Gold rises on China PMI data; flirts with $1,600

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Gold prices could be capped by worries about the debt crisis in Cyprus and the weakness of the euro against the US dollar.

Gold prices could be capped by worries about the debt crisis in Cyprus and the weakness of the euro against the US dollar.

Gold firmed on Monday, as signs that China's economic recovery was gaining traction could boost demand for commodities, but prices could be capped by worries about the debt crisis in Cyprus and the weakness of the euro against the US dollar.

Tension in the Korean peninsula has yet to trigger a rush in purchases from investors in Asia, but a full-scale conflict between the two Koreas could potentially boost gold's safe-haven appeal in times of uncertainty.

Gold hit an intraday high of $1,600.81 an ounce and stood at $1,598.31 by 0331 GMT, up $2.14. The precious metal ended the quarter down around 4 percent after stock markets surged and the euro stayed weak against the dollar.

Gold rallied to a 1-month high in March on concerns about fiscal stability in Europe after the European Union gave Cyprus an ultimatum to raise billions of euros it needs to clinch a bailout deal or face a likely exit from the currency zone.

"We are in an uncertain market. Normally a strong PMI data from China would tend to draw investors towards stocks and not support gold prices, but this time we see a reverse. The North Korea tension is adding to the market uncertainty," said Brian Lan, managing director of GoldSilver Central Pte Ltd.

"We see physical buying by the retail investors during price dips and this helped to support the prices should go up above $1,600. If everything goes well, it seems like gold could move on to a higher

Premiums for gold bars were largely unchanged in Singapore at 1.20 to $1.50 to the spot prices in London.

China's factory production ran at its fastest in 11 months in March, according to the official manufacturing purchasing managers index published on Monday, though the rise to 50.9 missed market expectations of a bigger headline jump.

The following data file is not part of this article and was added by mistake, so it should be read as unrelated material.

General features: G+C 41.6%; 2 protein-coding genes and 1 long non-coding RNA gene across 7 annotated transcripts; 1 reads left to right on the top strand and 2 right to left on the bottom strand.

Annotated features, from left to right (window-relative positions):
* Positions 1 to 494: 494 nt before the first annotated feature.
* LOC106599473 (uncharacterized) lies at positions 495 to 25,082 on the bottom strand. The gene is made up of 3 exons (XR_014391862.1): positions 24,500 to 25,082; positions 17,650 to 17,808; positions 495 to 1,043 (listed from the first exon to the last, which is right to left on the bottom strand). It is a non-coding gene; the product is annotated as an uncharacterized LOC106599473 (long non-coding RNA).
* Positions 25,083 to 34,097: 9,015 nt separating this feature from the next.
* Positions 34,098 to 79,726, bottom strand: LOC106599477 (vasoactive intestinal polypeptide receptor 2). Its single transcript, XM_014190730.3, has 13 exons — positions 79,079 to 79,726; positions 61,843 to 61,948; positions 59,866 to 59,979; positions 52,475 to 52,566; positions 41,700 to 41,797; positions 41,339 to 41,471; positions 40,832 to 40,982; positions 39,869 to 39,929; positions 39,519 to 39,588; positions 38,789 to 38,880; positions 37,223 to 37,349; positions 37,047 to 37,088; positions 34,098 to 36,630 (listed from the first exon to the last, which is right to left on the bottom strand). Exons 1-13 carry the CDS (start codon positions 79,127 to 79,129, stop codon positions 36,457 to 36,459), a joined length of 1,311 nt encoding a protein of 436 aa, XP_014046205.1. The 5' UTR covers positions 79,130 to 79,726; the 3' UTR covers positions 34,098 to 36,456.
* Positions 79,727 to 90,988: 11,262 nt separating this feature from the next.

Tokyo gold futures gained and investors closely watched the developments in the Korean Peninsula after South Korean President said there would be strong and swift military response to any North Korean provocation. 

Tensions have been high since the North's young new leader, Kim Jong-un, ordered a nuclear weapons test in February, breaching UN sanctions and ignoring warnings from North Korea's closest ally, China, not to do so.

"There was some early buying on TOCOM. It may be related to Korea, but nobody talks about it here," said a dealer in Tokyo.  "Some places are still closed for holidays, so the market is quiet and the volume is thin, which exaggerates movements."   

The euro started the quarter on a weak note on Monday, staying near a four-month low on worries that the euro zone's rescue for Cyprus might have opened a can of worms and as Italy struggles to find a way out of its political impasse.

Financial markets in Australia, Hong Kong and Europe are still closed for Easter holidays.

US gold futures for June were at $1,598.90 an ounce, up $3.20.  

Hedge funds and money managers sharply raised bearish bets on copper and trimmed net long positions in gold and silver futures and options in the week to March 26, Commodity Futures

Trading Commission data showed on Friday.

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